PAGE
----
Posted by JohnL on November 1, 2000, at 4:41:15
In reply to If i've said it once, I've said it 1000 times, posted by pullmarine on October 31, 2000, at 21:54:46
> You really should not worry about psychiatric labels. they are very arbitrary (basically, the labels are a list of symptoms that are designated via consensus with little or no scientific validity.
> If your doctor is not giving you a diagnosis. Then he's probably a very knowledgeable man. Patients usually seek and cling to labels and let them define their lives. Please avoid this trap. Refuse the labels, and accept taht the things that you go through are just normal variances in human temperament.
> Personally, I have been on meds, and dealt with the labels for many years. I am currently off meds (except for dexadrine, but I'm working on that too). I have known people who were diagnosed with bi-polar, put on lithium and years later, are living med free and depression free (in no way am I suggesting that this is the right option for everyone.
> In my experience, I have come to accept that everything has cycles, be it the economy, or the seasons of the year. I am no different, I have my seasons and my cycles, but overall, I am functional (but the journey has been long and hard and I'm not entirely through the woods yet).
> Best of luck.
> PS. if you want to know about some non med ways of dealing with depression, just ask.
I am in favor of all the excellent points John made in his above responses. Making the link between diagnosis and medication is a pipedream in my opinion. I mean, sometimes it happens, sometimes it doesn't. If biplor is the diagnosis, then the drugs appropriate would be Lithium, Depakote, or Tegretol. So how do we explain that a bipolar person might not do well with any of these, but instead do extremely well with an antipsychotic instead? Or a stimulant? Or anything else with no clinical justification? The fact is, it happens. I know doctors are trained to make a diagnosis and then match drug treatment to that diagnosis. Sometimes that works. Sometimes it doesn't. Might as well flip a coin. The odds are about the same. Just my opinion based on what I've seen happen in the real world.
In the book "Dysthymia, The Spectrum of Chronic Depression", by renowned world researcher/psychiatrist Hagop Akiskal, he states that mental illness is an evolving condition. In other words, it doesn't stay the same forever. It's constantly in motion as we age, and it doesn't breed true from one generation to the next. It presents itself in various forms over time, and in various forms from one generation to the next. In general, he basically feels that there is a good deal of overlap between all the various psychiatric conditions. In the real world, I personally have found it best to use a preliminary diagnosis as a starting point in treatment. It is guidance tool to get started, but in the end may have no relevence to which drug actually works or not for the particular person. Brain chemistries are too complex and too unique from one person to the next to neatly categorize them into a diagnosis. Someone either feels better on a drug or they don't. The diagnosis may have nothing to do with it.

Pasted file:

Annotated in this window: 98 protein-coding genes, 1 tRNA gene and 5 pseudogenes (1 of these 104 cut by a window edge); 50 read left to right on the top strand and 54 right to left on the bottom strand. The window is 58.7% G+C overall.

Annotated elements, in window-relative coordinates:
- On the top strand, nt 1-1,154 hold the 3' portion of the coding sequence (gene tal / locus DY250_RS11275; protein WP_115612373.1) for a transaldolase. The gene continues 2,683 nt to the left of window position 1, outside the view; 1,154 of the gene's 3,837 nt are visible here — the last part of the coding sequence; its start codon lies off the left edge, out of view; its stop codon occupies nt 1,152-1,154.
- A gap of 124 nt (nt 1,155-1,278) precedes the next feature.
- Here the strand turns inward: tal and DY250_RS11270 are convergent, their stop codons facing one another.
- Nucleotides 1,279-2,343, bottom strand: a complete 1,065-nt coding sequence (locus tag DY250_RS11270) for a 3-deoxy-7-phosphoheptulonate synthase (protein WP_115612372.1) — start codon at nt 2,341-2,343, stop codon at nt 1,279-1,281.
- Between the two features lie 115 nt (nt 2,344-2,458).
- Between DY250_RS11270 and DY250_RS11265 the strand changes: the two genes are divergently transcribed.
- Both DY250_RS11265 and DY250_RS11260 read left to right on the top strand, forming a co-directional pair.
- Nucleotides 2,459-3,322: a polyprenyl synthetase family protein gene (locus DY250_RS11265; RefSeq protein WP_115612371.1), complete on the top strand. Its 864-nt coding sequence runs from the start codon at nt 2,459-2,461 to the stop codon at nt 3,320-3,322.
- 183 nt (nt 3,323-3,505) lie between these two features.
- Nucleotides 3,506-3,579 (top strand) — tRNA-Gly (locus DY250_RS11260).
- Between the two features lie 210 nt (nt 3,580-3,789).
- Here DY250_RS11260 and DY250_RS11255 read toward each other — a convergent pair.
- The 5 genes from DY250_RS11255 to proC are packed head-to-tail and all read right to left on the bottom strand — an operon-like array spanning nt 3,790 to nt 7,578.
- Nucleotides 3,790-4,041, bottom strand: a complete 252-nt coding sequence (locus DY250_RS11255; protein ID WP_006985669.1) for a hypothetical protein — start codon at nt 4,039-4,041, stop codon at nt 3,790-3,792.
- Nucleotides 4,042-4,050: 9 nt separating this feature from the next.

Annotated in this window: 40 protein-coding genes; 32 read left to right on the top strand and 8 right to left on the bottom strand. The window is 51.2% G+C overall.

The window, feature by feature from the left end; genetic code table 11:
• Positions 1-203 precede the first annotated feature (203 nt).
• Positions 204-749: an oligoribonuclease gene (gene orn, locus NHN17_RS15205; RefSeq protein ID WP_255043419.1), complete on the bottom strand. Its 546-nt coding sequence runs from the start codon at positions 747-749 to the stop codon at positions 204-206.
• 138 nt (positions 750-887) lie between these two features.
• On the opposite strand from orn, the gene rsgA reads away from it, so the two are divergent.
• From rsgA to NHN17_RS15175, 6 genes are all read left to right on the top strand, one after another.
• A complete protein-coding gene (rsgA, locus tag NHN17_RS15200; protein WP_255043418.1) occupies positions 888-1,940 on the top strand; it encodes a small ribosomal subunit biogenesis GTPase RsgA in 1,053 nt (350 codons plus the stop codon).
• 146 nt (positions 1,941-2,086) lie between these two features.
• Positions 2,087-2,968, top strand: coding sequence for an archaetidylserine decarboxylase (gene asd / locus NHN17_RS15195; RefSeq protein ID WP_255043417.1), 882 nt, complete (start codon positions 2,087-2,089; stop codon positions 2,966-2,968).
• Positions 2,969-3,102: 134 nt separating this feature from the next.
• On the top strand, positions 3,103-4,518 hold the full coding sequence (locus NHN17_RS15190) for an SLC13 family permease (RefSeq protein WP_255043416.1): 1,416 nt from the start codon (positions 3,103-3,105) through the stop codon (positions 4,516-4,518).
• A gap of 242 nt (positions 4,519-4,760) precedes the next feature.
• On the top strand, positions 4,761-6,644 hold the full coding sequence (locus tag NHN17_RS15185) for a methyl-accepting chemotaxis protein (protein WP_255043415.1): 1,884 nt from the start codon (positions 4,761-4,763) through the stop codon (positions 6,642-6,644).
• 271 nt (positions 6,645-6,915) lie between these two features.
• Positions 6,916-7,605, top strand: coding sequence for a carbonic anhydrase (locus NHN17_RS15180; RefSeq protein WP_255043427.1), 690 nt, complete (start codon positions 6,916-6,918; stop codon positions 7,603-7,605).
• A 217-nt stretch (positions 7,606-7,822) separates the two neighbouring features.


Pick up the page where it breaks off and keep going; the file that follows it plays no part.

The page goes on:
I know when someone has recovered from alcoholism, years later they will still say, "Hi, I'm So&So, I'm a recovering alcoholic." I don't like using that same approach to bipolar or whatever. I think it's counterproductive to include a diagnosis as part of our identity.
I like to use a chart of statistics as a guide. Let's say for example I am depressed and may be bipolar. I go to my chart and I see that the highest percentage of depressed people responded to a serotonin drug over other drugs. OK. So I'll start there. If I get worse, or get manic, then I would go down the list to the next highest percentage which happens to be Lithium. Closely following are Depakote and Tegretol. If treatment is still going lousy with these, which it often is, what use was that diagnosis in the first place? I continue down the list. Antipsychotics. Stimulants. Thyroid.
Just one real life example is me. One psychiatrist said I had double depression. Another diagnosed me as bipolar. A third diagnosed me as depressed with possible psychosis. Really? Who was right? What good were these diagnosis in actual treatment? One thing for sure was the depression component. Paxil, Zoloft, Serzone, Effexor, Luvox, Nortriptyline, Moclobemide, and more....hey, one of these should have worked, yeah? But no. In the end, it was a stimulant+antipsychotic combination that worked. In a way, all three pdocs were partially correct. There may have been overlapping components of each different diagnosis, but not one exactly correct. And the fact is that the drugs that actually worked were far removed from what normally should have worked with any of the diagnosis that were made.
I don't know. Diagnosis is helpful to get started. But in the end it is often fruitless. Sometimes. Sometimes not. It's just a guide that may or may not prove helpful. I like to keep an open mind, and know that anything's possible, any drug might work. Don't rule any out just because they aren't clinically justified. Sometimes the magic we're looking for is hiding in a place we don't suspect. A diagnosis might prevent us from finding it.